Mazars, the accounting firm that issued a proof of reserves report posted by cryptocurrency giant Binance last week, has pulled the report from its website and no longer offers the service for its crypto clients.
Binance, the world’s largest crypto exchange, tweeted a link to the report on Dec. 7 as it seeks to reassure clients of its reserves following the collapse of competitor FTX last month.
According to The Wall Street Journal, Mazars scrubbed the report from its site on Friday.
“Mazars has paused its activity relating to the provision of Proof of Reserves Reports for entities in the cryptocurrency sector due to concerns regarding the way these reports are understood by the public,” the accounting group said in an emailed statement to FOX Business.
A Binance spokesperson said Mazars “has indicated that they will temporarily pause their work with all of their crypto clients globally, which include Crypto.com, KuCoin and Binance. Unfortunately, this means that we will not be able to work with Mazars for the moment.”
“Ultimately, our users want to know that their funds are secure and that our business is financially strong,” Binance’s statement continued. “To that end, Binance’s capital structure is debt free and, over the past week, Binance passed a stress test that should give the community extraordinary comfort that their funds are secure. Despite the large number of withdrawals 12-14 December, $6B of net withdrawals over three days, we were able to fulfill them without breaking stride.”
Binance said it has reached out to several major accounting firms, including the Big Four, seeking one willing to perform a proof of reserves report. The crypto exchange said the Big Four — which are Deloitte, Ernst & Young, KPMG and Pricewaterhouse Coopers — are all “currently unwilling to conduct a PoR for a private crypto company.”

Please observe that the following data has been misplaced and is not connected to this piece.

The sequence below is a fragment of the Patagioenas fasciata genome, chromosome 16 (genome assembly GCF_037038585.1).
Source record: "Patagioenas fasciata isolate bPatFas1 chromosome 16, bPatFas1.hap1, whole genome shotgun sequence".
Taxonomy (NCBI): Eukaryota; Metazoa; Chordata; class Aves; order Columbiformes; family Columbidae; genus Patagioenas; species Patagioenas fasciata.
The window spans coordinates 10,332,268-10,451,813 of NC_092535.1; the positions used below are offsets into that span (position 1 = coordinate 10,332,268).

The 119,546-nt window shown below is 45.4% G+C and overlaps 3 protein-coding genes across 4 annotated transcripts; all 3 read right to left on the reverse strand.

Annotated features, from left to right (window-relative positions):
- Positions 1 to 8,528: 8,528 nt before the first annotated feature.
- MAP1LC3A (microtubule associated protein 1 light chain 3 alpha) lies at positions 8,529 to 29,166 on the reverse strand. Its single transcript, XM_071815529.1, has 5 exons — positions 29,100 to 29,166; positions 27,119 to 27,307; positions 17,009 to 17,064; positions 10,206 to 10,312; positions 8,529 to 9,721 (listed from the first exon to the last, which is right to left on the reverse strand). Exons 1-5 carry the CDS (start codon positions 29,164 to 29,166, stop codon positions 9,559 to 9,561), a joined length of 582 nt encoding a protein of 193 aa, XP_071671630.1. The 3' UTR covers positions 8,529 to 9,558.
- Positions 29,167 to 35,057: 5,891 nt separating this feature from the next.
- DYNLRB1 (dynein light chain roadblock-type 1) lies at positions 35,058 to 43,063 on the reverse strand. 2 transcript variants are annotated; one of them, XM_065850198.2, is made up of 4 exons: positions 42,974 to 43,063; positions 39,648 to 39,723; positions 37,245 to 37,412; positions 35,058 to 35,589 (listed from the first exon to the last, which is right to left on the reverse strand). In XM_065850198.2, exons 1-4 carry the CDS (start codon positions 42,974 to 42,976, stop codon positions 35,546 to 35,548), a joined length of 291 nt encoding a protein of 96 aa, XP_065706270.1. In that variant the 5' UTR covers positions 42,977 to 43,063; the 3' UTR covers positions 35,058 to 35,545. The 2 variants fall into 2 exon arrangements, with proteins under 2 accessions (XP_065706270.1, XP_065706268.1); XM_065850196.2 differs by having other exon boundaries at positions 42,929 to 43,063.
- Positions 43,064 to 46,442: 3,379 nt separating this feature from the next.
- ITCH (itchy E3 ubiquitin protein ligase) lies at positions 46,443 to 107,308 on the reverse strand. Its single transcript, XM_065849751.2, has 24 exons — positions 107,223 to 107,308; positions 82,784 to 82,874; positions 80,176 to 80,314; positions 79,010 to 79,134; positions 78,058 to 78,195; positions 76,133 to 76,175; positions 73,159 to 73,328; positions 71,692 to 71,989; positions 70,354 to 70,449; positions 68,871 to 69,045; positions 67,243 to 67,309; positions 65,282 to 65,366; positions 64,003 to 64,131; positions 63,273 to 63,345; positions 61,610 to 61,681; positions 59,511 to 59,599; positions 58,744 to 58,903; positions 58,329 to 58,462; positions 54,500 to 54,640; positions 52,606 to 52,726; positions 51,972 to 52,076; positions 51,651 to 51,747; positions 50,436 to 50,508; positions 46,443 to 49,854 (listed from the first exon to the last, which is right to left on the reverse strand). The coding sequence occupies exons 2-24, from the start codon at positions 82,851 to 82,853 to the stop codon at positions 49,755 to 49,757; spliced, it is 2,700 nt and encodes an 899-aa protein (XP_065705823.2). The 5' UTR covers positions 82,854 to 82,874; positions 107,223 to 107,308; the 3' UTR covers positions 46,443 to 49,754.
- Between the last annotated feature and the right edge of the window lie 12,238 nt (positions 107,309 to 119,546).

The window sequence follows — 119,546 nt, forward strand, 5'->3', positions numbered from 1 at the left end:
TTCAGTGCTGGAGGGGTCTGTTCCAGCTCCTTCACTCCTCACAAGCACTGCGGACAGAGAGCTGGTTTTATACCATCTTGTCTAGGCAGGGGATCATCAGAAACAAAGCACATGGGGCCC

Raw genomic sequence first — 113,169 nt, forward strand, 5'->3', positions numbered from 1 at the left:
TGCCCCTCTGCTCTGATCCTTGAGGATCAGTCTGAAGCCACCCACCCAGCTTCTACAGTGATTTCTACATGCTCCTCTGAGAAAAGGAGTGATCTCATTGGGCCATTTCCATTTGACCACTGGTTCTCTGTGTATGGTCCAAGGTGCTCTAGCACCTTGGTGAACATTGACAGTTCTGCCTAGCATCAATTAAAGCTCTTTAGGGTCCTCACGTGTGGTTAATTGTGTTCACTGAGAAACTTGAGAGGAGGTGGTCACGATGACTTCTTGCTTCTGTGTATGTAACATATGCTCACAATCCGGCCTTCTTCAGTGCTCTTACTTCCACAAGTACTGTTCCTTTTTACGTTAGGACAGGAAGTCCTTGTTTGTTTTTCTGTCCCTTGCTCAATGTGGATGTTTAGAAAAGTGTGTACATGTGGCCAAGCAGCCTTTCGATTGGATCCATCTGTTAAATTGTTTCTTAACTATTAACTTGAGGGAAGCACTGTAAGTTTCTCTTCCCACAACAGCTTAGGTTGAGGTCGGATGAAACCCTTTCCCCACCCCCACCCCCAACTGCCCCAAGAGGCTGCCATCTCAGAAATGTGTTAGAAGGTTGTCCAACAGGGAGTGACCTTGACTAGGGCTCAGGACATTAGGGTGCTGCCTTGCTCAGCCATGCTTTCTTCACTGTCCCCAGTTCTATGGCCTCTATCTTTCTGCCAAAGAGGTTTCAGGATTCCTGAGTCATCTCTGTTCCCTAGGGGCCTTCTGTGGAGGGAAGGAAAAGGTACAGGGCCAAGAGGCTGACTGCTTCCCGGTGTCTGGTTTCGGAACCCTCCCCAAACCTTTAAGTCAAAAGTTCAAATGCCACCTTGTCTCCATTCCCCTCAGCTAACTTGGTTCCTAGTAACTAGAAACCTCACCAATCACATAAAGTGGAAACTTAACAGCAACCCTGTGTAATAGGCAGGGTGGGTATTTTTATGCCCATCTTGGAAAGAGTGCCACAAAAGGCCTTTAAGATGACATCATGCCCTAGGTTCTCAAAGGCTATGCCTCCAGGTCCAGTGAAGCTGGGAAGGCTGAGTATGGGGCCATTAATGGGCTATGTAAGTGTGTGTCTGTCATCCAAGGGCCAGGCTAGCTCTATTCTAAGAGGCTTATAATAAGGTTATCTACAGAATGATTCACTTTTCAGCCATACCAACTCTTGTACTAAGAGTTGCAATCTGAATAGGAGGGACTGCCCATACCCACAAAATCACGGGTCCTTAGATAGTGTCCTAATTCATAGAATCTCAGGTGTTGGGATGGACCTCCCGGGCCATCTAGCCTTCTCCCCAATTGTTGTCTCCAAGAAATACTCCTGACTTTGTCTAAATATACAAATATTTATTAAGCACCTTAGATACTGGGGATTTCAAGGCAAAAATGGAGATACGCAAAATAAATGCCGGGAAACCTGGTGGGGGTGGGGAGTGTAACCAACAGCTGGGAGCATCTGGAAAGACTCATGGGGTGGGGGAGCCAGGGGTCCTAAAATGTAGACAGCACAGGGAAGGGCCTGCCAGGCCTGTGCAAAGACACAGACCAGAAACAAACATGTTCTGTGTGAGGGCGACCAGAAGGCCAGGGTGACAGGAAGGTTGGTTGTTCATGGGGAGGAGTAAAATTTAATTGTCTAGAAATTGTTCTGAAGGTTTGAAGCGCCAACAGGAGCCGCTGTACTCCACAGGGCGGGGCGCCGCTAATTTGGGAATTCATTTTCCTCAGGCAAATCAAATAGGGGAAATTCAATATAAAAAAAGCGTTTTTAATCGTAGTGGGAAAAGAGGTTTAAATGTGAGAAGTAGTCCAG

The crypto industry has been rocked by the downfall of FTX, leaving investors with major jitters after a run on the bank showed the exchange — worth roughly $40 billion at one point — did not have enough in reserves to honor the withdrawals. The company filed for bankruptcy last month, resulting in billions of dollars in losses for an estimated one million customers worldwide.
FTX founder Sam Bankman-Fried was arrested Monday on several charges connected to his company’s collapse, which prompted calls for greater regulations for the crypto industry by jurisdictions worldwide — including requiring proof of reserves.
Binance founder and CEO Changpeng “CZ” Zhao told CNBC’s “Squawk Box” this week that “the well-run crypto exchanges should hold users’ assets one-to-one.”
“People can withdraw 100% of the assets they have on Binance,” Zhao said. “We will not have an issue, in any given day.”